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No Just Cause Despite Touching Bum and Torso and Not Admitting It
Alberta Union of Provincial Employees v Alberta Union of Provincial Employees, 2022 CanLII 100939 (AB GAA) (Oct 31, 2022) is a new case where a health care aide in a unionized workplace was determined to have touched a co-worker without consent on her buttocks and torso, then denied it, but just cause for termination was not found for several mitigating reasons, including that the touching was not “sexual” in nature.
This case is important because there are relatively few cases where inappropriate touching and then denying it would not constitute just cause for termination of employment.
Note: I think this case may have been indexed incorrectly on CanLii and the style of cause should read AUPE v AHS.
The following are the pertinent facts found by the Arbitration Panel:
- The grievor employee “JJ” was a female health care aide at the Royal Alexandra Hospital
- KV was a female registered nurse at the same hospital
- While at work, JJ touched the buttocks and torso of KV without consent. According to KV, KV had lost her ID badge and JJ came up and rubbed up and down on her buttocks and torso, apparently looking for the badge
- KV was upset about it, and complained
- JJ was suspended pending a workplace investigation
- During the workplace investigation, JJ denied having touched KV on the buttocks and torso
- However, there were several witnesses who confirmed it did happen
- The Arbitrator found that it did happen, but JJ did not admit it
- JJ had no discipline history, and it was an isolated incident that was not pre-meditated
- The employer had a sexual harassment policy which JJ was aware of
- JJ’s employment was terminated for inappropriate sexual contact with a co-worker, purportedly for cause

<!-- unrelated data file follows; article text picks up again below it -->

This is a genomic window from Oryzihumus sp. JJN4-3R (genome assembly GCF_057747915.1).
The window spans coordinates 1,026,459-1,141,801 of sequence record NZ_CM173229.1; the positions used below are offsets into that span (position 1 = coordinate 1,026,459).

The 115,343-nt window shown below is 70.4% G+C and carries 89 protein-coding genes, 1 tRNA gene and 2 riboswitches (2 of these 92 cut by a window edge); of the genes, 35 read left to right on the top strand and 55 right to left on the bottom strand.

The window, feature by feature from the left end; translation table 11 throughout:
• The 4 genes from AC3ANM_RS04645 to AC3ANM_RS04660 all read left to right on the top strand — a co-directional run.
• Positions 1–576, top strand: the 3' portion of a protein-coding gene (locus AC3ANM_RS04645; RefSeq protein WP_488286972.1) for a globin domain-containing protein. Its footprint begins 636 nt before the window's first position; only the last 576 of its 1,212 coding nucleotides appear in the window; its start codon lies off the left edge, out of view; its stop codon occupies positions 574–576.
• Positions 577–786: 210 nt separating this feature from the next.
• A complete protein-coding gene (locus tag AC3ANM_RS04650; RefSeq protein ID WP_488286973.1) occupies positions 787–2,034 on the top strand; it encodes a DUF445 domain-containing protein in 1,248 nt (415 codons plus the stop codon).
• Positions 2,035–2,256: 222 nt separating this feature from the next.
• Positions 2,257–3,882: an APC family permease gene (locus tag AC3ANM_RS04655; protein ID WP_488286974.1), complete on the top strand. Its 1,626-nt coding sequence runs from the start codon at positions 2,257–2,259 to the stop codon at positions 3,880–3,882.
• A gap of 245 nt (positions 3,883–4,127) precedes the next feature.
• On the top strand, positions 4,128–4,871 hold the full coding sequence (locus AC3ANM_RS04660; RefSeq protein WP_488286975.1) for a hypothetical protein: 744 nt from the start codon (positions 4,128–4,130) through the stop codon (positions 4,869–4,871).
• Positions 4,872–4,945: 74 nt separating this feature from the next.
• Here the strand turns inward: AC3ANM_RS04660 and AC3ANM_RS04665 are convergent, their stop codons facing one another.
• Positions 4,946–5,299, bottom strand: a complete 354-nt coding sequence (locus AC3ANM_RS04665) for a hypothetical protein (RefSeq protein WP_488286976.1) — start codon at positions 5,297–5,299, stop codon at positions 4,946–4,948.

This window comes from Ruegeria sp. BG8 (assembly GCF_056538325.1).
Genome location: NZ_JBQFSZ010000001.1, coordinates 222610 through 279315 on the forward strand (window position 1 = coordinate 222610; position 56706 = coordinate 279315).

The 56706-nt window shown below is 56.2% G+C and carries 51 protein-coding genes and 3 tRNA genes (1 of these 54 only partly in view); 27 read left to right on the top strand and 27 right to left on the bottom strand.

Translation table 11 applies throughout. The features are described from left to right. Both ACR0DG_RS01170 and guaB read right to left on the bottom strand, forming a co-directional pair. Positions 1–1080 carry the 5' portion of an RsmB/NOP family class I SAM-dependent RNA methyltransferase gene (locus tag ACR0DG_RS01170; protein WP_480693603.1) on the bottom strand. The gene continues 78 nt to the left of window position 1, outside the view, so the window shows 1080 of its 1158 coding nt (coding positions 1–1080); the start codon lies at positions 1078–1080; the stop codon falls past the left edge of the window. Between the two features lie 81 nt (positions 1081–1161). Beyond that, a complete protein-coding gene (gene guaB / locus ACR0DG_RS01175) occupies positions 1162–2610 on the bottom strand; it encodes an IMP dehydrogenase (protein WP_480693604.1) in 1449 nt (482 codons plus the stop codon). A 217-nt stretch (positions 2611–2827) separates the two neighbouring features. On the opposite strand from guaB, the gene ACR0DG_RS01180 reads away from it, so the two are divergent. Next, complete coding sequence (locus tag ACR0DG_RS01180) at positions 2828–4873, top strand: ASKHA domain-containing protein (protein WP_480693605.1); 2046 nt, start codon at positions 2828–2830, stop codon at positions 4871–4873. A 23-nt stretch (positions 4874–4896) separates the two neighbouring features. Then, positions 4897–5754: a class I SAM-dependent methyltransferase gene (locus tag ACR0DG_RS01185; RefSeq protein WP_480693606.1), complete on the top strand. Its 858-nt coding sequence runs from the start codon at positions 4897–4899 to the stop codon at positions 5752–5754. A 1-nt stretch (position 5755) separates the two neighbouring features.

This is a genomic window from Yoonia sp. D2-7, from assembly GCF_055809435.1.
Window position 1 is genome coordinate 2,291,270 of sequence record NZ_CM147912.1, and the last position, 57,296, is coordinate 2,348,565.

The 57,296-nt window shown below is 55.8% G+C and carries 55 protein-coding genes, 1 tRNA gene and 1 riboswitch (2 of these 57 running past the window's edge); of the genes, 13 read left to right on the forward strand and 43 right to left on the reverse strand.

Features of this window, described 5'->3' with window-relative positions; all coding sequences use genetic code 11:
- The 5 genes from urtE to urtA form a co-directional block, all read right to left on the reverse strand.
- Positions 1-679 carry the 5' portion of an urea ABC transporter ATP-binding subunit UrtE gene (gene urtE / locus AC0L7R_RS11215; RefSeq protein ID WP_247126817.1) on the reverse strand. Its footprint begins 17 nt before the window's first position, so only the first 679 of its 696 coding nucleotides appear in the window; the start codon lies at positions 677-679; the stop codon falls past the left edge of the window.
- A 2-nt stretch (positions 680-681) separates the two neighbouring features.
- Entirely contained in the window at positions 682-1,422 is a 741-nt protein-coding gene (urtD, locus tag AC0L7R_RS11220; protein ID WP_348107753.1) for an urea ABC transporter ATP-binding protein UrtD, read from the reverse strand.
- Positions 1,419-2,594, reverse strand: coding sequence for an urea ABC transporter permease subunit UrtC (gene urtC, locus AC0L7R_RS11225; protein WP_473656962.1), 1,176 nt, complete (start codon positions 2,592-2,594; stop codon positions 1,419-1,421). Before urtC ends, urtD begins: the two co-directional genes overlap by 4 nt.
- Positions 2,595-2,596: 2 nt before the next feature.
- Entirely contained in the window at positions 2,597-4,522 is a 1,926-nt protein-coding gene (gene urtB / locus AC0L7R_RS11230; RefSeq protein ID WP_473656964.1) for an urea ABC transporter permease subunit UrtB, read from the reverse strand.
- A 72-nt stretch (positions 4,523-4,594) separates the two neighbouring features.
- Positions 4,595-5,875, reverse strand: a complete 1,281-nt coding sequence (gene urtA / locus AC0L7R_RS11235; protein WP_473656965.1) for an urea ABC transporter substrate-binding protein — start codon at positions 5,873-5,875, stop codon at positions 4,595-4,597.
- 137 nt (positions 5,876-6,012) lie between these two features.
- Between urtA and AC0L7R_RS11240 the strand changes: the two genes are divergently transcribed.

Analysis / Conclusion
The Majority of the Arbitration Panel found that the inappropriate touching of a co-worker without consent was cause for some discipline, and went on to further consider whether it was just cause for termination of employment.
The employer characterized the touching as sexual harassment. If it were found to be sexual harassment, that would be very serious. However, the Panel found that the touching was not sexual in nature: JJ was trying to help KV find her badge, and KV did not identify the contact as sexual in her evidence.
The Majority of the Panel found that non-consensual touching of a co-worker was still very serious, however, and had to consider whether JJ’s failure to be forthcoming about her conduct during the investigation pushed her misconduct into meeting the standard for just cause. The Panel found that in the circumstances of this case and the context of JJ’s failure to admit what she had done, the failure to admit was not very serious:
187. Having reviewed the investigation notes and the evidence of the witnesses, the failure of the Grievor to be forthcoming during the investigation itself was more evasive than deliberately misleading. She was confronted with serious allegations, however understood that it may be a misunderstanding which her supervisor advised her could be cleared up. While she was suspended which indicated the serious nature of the situation, because of COVID her interviews were conducted by phone while she was driving to her other job. This would not necessarily send the message that the investigation was being taken as seriously as one would expect. This may well have added to the Grievor’s misunderstanding. We can accept that in light of these circumstances there should be some consideration for the context of her failure to be forthcoming about what happened. This would incline the Board to consider that the employment relationship is not irrevocably broken, and reinstatement is appropriate.
In the result, the Panel found that the employer did not have just cause to terminate the employment of JJ. The Panel exercised its discretion to reinstate JJ to her employment and substitute the termination of employment for a 21 day suspension with no compensation for lost time.
The result in this case is interesting, but a bit surprising to me honestly. Non-consensual touching on the buttocks and torso of a co-worker would often qualify as cause for dismissal on its own. JJ then did not admit what she had done. If she had, that would usually be considered a factor mitigating the seriousness of the misconduct; but she did not. In many cases, this would be considered dishonesty and would push this from serious misconduct into just cause.
The Panel’s reasoning suggests that, because JJ may not have realized how serious the potential consequences of her actions were, she was less blameworthy for failing to admit to the investigators what she had done. I have some difficulty believing JJ was unaware that the allegations were serious, given that she was on suspension during the investigation. However, even given that it was found as a fact that she may not have realized how serious it was, I am still not sure I understand why this makes her dishonesty less blameworthy.
In any event, it’s a very academically interesting case.
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